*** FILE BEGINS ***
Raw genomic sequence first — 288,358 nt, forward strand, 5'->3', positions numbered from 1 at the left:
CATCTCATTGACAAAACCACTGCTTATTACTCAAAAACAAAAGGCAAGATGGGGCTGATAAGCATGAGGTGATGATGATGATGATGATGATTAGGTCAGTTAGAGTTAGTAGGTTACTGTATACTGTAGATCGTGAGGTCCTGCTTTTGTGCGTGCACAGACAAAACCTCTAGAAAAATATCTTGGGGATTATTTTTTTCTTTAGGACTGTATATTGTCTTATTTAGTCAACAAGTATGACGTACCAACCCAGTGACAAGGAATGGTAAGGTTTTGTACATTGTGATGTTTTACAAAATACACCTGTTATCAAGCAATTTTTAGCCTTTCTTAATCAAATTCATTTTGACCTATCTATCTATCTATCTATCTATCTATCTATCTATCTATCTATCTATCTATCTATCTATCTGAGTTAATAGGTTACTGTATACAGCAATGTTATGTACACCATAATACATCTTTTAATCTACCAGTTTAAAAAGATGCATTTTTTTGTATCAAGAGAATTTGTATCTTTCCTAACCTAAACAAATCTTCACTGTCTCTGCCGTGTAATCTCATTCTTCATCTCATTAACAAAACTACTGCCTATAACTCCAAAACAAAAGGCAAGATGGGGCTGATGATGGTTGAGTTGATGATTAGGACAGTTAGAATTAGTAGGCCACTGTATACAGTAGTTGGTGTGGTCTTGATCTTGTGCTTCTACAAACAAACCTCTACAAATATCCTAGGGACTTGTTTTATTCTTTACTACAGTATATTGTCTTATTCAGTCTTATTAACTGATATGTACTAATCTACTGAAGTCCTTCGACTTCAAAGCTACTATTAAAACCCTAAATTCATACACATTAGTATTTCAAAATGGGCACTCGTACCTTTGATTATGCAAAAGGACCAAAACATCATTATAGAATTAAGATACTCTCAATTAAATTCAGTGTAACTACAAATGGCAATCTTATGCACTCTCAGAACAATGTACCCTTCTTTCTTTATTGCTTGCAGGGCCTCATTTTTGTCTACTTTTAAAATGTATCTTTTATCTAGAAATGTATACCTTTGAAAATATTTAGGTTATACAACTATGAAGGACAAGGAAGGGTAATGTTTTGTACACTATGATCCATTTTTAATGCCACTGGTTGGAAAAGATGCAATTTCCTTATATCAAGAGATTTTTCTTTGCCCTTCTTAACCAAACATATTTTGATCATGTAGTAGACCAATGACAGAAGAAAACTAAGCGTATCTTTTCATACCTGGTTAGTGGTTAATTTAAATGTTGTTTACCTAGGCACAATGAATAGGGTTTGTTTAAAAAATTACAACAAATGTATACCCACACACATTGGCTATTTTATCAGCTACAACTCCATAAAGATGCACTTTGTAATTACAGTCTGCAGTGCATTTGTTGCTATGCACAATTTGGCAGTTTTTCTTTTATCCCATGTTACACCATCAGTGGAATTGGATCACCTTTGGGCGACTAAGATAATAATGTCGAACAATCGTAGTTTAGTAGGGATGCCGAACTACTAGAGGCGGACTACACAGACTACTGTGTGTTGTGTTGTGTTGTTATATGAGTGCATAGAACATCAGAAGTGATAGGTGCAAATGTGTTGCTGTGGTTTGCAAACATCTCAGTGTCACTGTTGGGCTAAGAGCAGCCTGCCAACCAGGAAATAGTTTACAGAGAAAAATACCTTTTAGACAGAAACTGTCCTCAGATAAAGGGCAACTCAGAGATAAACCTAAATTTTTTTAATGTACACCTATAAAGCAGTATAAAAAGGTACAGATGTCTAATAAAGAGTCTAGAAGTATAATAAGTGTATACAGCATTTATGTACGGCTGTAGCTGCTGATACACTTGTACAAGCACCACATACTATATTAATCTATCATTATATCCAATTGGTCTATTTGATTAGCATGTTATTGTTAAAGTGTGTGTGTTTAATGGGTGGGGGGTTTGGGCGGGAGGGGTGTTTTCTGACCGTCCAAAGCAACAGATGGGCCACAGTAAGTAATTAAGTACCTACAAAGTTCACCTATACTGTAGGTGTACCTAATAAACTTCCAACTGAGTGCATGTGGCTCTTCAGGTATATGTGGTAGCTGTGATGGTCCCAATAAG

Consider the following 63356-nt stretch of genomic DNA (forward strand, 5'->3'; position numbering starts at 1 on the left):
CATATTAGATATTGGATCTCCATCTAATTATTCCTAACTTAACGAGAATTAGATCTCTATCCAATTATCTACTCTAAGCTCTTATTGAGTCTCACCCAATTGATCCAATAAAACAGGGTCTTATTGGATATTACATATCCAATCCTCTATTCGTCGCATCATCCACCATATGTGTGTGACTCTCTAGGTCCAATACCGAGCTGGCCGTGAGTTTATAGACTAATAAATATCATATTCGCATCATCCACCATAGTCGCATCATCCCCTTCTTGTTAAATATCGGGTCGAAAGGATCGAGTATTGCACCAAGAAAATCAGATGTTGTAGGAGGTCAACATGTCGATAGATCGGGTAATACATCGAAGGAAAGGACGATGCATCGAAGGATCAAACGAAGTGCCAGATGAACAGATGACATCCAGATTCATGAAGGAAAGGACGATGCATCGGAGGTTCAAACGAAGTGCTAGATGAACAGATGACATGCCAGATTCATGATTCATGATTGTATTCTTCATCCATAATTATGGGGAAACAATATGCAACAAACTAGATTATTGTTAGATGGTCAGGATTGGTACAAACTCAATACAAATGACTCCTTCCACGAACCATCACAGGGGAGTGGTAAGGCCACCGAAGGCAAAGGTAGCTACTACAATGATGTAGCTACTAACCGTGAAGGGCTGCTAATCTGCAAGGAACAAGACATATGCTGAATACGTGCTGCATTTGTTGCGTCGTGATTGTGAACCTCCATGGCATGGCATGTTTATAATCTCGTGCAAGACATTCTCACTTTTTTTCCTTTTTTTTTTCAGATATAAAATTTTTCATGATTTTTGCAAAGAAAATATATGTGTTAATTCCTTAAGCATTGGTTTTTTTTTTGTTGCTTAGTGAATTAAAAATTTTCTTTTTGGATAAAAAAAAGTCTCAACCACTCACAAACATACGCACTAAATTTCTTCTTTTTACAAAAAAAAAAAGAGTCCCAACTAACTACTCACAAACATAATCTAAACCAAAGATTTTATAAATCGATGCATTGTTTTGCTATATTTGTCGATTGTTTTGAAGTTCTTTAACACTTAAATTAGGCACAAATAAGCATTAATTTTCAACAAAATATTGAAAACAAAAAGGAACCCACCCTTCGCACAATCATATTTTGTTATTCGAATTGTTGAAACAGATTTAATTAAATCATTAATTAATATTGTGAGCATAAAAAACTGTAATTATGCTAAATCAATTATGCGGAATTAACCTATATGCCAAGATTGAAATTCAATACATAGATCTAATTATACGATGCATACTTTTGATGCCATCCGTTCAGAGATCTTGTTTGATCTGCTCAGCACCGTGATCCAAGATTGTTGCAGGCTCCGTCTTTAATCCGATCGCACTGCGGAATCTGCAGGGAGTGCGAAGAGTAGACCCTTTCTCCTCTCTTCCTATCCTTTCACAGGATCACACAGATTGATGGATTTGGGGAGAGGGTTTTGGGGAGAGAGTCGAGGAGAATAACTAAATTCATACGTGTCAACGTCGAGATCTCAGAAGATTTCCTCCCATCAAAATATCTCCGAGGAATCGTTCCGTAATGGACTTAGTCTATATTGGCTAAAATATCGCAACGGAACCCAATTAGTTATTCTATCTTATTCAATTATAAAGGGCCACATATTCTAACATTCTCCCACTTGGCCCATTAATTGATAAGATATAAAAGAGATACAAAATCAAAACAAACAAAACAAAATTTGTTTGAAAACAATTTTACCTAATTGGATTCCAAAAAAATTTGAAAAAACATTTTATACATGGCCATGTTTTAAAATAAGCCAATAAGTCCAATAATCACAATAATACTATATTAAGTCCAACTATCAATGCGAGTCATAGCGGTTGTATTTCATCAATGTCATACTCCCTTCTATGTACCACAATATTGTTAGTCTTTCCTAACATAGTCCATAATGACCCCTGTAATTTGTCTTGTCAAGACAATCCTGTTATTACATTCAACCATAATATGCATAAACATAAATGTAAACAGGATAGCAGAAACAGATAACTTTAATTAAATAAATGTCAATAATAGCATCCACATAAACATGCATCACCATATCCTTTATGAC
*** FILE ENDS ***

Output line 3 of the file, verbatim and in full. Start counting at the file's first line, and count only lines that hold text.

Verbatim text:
Consider the following 63356-nt stretch of genomic DNA (forward strand, 5'->3'; position numbering starts at 1 on the left):